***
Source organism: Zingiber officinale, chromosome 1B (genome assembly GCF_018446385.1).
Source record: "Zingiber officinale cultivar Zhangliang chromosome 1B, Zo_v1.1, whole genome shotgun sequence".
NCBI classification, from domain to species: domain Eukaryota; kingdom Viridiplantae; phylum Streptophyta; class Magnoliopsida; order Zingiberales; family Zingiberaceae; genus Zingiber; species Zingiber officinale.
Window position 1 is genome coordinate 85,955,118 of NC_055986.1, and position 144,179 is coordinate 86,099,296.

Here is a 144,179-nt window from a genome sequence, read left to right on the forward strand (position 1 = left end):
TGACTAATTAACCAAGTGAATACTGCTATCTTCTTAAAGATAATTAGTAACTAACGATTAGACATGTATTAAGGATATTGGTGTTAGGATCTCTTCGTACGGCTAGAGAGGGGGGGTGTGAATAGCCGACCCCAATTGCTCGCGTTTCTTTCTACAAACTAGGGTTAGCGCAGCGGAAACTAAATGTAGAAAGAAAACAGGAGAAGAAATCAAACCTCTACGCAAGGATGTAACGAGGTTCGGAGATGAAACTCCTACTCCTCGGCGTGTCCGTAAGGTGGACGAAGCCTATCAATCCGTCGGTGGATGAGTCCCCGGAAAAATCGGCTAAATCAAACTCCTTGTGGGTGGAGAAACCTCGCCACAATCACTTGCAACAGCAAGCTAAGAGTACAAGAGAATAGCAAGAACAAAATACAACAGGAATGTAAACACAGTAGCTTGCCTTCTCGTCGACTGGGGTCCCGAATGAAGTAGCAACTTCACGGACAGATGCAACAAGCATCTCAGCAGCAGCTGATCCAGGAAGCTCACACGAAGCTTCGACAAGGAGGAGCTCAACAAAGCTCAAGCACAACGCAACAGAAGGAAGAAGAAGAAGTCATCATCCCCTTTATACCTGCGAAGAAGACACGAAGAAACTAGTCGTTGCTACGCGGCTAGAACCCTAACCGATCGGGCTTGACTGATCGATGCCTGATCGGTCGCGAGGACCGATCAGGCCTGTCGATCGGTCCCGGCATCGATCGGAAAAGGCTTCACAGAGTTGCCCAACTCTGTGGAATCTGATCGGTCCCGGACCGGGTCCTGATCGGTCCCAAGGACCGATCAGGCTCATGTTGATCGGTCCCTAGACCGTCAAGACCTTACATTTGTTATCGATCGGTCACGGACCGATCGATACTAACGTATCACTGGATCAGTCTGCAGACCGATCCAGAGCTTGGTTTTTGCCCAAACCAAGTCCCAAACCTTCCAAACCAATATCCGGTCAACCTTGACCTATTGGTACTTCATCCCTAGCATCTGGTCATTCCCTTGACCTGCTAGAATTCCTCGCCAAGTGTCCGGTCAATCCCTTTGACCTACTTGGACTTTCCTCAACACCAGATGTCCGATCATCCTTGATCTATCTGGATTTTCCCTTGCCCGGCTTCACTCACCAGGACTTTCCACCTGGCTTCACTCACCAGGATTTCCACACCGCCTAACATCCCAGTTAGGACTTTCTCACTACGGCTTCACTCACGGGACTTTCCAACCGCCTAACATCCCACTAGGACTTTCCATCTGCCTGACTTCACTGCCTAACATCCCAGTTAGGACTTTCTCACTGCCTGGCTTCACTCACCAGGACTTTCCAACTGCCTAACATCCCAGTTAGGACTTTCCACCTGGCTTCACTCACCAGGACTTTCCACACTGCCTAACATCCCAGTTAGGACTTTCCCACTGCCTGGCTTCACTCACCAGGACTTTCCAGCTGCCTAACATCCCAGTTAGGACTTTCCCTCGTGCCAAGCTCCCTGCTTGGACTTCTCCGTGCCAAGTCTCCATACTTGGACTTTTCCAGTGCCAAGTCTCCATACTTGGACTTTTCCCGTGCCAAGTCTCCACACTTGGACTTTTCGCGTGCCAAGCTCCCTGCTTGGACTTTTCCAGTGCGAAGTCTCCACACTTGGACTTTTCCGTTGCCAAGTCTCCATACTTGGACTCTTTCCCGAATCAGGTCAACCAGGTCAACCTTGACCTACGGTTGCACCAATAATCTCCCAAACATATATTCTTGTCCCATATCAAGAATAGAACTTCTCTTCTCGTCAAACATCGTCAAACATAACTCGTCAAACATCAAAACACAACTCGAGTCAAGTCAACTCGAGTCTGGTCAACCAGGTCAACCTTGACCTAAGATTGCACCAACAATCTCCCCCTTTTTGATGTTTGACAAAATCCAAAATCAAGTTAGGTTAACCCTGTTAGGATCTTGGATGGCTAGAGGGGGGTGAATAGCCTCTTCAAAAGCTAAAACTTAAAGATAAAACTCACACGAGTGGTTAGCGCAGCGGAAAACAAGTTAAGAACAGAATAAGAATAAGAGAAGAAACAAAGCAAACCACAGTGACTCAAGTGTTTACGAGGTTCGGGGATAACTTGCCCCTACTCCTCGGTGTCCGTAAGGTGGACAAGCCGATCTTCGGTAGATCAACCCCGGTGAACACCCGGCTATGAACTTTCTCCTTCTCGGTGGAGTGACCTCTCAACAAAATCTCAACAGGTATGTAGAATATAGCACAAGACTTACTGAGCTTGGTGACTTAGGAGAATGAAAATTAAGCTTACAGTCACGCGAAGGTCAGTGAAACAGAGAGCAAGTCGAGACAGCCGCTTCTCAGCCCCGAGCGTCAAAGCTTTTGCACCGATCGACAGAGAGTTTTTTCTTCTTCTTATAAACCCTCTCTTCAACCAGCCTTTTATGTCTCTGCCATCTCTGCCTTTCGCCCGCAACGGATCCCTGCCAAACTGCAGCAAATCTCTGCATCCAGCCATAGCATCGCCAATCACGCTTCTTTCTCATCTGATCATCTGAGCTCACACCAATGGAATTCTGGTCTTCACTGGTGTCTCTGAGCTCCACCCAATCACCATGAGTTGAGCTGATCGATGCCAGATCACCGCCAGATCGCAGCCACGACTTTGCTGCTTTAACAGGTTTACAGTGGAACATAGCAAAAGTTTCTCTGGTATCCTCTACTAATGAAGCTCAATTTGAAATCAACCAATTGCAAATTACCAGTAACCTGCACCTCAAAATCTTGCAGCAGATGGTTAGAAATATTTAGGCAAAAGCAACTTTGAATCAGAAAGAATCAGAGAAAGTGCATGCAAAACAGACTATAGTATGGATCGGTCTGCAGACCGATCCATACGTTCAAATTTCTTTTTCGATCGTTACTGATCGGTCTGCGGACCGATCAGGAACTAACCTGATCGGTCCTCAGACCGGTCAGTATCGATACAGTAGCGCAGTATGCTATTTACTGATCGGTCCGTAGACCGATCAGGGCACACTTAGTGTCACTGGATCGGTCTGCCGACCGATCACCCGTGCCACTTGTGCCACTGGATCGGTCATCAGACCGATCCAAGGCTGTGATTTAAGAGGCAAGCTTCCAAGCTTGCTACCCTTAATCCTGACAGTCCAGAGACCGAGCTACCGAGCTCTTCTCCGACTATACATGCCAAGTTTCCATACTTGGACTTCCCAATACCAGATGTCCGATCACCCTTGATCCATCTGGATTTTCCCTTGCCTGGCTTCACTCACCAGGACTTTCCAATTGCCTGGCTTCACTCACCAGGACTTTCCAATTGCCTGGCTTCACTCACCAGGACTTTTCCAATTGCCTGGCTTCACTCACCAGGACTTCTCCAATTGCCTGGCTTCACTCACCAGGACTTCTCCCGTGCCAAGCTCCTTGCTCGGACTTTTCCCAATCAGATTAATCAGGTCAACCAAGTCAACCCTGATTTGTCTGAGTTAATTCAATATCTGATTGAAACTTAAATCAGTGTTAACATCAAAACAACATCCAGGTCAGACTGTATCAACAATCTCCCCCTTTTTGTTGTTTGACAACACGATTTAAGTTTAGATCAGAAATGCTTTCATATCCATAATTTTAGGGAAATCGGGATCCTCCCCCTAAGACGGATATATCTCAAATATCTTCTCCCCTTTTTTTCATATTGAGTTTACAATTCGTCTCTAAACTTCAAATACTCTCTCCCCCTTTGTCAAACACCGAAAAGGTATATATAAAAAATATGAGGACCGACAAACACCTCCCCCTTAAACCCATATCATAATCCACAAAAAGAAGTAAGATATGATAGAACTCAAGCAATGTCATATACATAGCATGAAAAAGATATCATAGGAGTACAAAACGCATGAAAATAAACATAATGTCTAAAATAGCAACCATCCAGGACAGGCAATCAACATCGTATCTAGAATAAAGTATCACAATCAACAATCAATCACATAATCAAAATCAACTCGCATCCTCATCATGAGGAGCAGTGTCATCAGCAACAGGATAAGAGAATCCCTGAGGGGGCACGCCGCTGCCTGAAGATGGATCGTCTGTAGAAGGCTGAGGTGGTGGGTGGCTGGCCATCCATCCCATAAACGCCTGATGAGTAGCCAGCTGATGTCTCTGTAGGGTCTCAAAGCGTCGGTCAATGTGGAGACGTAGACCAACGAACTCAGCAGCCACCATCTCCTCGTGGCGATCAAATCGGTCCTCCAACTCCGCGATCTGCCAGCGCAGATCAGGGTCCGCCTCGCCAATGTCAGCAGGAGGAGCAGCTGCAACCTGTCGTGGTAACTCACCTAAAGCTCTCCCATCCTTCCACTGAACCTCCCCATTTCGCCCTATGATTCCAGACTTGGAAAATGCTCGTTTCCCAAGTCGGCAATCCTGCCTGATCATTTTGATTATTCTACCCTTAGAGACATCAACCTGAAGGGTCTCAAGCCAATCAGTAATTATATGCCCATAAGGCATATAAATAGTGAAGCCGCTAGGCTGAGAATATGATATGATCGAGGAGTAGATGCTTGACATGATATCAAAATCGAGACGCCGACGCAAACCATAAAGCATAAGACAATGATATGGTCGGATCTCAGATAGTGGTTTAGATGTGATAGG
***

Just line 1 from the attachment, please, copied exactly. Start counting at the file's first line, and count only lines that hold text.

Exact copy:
Source organism: Zingiber officinale, chromosome 1B (genome assembly GCF_018446385.1).